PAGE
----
The New Year is just around the corner, and while that means a bunch of New Year's resolutions, it also means new laws.
The California Department of Motor Vehicles has released a listr of new laws that will be going into effect starting Jan. 1, 2018, so anyone who is not planning to ditch their vehicle next year should be aware of how those laws will affect them.
Below is a list of the new laws and a brief description of each.
Cannabis Use in Vehicles (SB 65)
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This law prevent drivers or passengers from smoking or otherwise consuming marijuana products while driving or riding in a car. The DMV will add negligent driver points to those who violate this law. Additionally, the DMV will update the California Driver Handbook, the Motorcycle Handbook and the DMV website to include information about the new law.
Seatbelts in Buses (SB 20)
Beginning Jan.1, 2018, this law requires that a passenger on a bus that has seatbelts use those seatbelts. This law also prevents parents, legal guardians, or anyone operating a bus from driving any child who is at least 8 years old or under 16 years old, or allowing them to be driven in said bus, unless that child is properly restrained by a seatbelt or other restraining feature that complies with federal safety standards. A violation of this law could result in a ticket.
DUI - Passenger for Hire (AB 2687)
Beginning July 1, 2018, anyone who gets paid to transport passengers in their personal vehicles (think Uber and Lyft) cannot have blood alcohol level of .04 or more when there is a passenger inside. This means those drivers will need to maintain higher safety standards when transporting people. The DMV will suspend the license of anyone who violates this law, and commercial drivers (think limos and taxis) will be receive a disqualification.
Parking Violations for Registration or Driver License Renewal (AB 503)
This law is intended to benefit low-income people by creating a process for them to repay fines for outstanding parking violations prior to the violations being reported to the DMV. The law also allows the registered owner of a vehicle to file for Planned Non Operation status (meaning you plan to store and not operate your vehicle during the next renewal year) when there are unpaid parking fees in the vehicle's record.
HOV Decal Program (AB 544)
Starting Jan. 1, 2019, the law creates a decal program to let low-emission vehicles drive on the carpool lanes, regardless of how many people are inside the vehicle, for a four-year term. Access to carpool lanes for cars with green and white decals will expire Jan. 1, 2019. Anyone issued one of those green or white decals in 2017 or 2018 will be able to reapply for a decal in 2019 that will give them access to hig-occupancy toll lanes through Jan. 1, 2022.
Disabled Person Parking Placards and Plates (SB 611)
This law makes changes to the administration of handicapped parking placards and license plates, including requiring applicants to provide proof of their true full name and birthdate. The law also limits the number of replacement handicapped placards - to four in two years - that people can request without obtaining a medical certification. The law also requires the DMV to set up a renewal process that requires people to return a renewal notice by mail every six years. Current permanent disabled placards expire June 2019 and are automatically renewed every two years. Placards expiring in June 2023 will be the first to be subject to the new renewal rule. People will not be required to get a medical certification as part of the renewal process.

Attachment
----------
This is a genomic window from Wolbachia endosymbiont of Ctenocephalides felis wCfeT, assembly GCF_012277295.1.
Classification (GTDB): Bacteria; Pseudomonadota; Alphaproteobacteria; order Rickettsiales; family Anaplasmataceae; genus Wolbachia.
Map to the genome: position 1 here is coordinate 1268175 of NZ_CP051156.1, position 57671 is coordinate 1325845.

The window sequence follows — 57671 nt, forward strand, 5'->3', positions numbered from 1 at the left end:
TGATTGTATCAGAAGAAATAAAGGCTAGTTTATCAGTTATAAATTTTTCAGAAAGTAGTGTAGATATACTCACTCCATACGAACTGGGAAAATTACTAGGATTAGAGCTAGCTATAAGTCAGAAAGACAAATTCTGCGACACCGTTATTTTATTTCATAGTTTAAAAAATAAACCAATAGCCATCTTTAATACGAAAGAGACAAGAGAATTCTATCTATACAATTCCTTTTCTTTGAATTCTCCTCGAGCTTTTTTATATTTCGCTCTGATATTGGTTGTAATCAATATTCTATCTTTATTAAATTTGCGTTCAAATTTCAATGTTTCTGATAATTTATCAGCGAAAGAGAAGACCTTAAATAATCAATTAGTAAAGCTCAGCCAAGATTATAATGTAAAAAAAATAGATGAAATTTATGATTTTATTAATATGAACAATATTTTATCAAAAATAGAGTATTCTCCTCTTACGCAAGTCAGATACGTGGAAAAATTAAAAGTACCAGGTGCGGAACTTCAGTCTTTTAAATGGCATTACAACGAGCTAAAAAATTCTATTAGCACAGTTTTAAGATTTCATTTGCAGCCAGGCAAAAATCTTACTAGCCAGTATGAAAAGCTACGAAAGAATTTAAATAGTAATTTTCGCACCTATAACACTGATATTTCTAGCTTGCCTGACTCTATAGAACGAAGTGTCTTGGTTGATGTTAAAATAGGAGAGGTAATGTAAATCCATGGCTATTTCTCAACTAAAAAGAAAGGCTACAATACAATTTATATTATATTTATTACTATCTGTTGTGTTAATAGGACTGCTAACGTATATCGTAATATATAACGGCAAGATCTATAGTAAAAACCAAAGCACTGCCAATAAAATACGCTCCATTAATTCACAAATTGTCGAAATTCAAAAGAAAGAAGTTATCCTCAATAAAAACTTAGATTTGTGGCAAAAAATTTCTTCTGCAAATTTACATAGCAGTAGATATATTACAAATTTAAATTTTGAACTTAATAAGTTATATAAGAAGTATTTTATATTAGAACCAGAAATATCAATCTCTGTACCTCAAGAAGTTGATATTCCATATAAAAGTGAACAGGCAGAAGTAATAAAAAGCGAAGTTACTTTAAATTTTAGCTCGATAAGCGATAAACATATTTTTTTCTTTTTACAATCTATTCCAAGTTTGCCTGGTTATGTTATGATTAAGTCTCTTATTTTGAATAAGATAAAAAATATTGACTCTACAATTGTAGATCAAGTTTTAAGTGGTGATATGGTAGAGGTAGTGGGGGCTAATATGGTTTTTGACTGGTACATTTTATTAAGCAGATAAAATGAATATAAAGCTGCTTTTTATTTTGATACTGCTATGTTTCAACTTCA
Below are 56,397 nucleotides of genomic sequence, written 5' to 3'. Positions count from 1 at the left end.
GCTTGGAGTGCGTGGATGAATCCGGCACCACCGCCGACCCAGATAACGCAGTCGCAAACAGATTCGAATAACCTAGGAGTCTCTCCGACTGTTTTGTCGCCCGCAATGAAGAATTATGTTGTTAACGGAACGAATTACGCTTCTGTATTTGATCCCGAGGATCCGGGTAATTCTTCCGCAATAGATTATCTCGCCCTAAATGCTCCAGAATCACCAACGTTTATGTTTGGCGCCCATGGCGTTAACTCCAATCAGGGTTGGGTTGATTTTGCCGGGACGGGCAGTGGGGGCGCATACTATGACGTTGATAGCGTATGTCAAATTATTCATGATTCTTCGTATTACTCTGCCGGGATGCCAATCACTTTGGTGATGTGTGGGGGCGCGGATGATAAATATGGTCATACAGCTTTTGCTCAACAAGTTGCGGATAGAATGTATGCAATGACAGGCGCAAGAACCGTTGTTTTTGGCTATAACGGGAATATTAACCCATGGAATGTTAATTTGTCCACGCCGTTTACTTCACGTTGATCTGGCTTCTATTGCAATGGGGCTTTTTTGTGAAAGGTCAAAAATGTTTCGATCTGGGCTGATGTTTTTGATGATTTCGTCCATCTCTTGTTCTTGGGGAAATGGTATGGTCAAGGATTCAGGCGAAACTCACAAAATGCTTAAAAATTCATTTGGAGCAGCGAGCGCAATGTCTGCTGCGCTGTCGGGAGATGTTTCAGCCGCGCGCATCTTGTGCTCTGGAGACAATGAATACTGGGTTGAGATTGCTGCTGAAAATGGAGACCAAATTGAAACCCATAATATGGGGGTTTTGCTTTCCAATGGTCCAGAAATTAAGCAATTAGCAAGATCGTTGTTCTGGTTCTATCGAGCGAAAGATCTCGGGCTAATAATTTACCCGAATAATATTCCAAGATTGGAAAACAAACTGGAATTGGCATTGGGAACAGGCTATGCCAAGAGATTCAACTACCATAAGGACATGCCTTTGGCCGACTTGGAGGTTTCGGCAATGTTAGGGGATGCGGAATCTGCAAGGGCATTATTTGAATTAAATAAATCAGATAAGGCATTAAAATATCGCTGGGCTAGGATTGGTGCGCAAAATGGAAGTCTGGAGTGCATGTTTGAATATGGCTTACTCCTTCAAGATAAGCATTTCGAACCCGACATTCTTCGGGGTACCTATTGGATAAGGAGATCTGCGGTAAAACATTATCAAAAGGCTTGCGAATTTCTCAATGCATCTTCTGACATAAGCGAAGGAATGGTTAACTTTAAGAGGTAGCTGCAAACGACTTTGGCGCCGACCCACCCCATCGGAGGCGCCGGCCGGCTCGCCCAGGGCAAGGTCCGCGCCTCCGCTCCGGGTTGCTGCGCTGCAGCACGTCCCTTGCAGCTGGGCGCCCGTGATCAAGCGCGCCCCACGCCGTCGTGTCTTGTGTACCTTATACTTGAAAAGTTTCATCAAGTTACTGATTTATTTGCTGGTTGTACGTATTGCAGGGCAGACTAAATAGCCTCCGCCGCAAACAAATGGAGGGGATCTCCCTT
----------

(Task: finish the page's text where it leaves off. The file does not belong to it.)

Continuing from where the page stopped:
Motorcycle Training Courses (AB 1027)
This law will allow the DMV to accept a certificate of completion of any motorcyclist training program approved by the California Highway Patrol in lieu of a DMV-issued test. People who are under 21 will still be required to complete a novice motorcycle safety training program to get their class M1 or M2 license or to get a motorcycle endorsement.
Firefighter License Plate Program for Surviving Family Member (AB 1338)
This law allows spouses, domestic partners or children of fallen firefighters to individually apply for and get "California Firefighter" license plates, which before were only issued to current or retired firefighters and given only to surviving spouses when a firefighter died. Also before, family members of fallen firefighters were only allowed to keep one "California Firefighter" license plate as an heirloom.
Private Carriers of Passengers (SB 19)
The law transfers regulatory authority over private carriers of passengers, like church and youth buses, from the California Public Utilities Commission to the DMV.
Road Maintenance and Rehabilitation Program (SB 1)
Starting Jan. 1, 2018, the DMV will start collecting the "Transportation Improvement Fee" at the time of a vehicle's registration. The fee will run between $25 and $175, depending on the vehicle's current value. Anyone with a renewal notice due on or after Jan, 1, 2018, will be subject to the fee. Starting July 1, 2020, the law also requires the DMV to start collecting a "Road Improvement Fee" for zero-emission vehicles with a model year of 2020 or later.
Below is a breakdown of how the DMV will determine what to charge you for the Transportation Improvement Fee:
Vehicles Market Value Range Transportation Improvement Fee
Between $0 and $4,999 $25
Between $5,000 and $24,999 $50
Between $25,000 and $34,999 $100
Between $35,000 and $59,999 $150
$60,000 and higher $175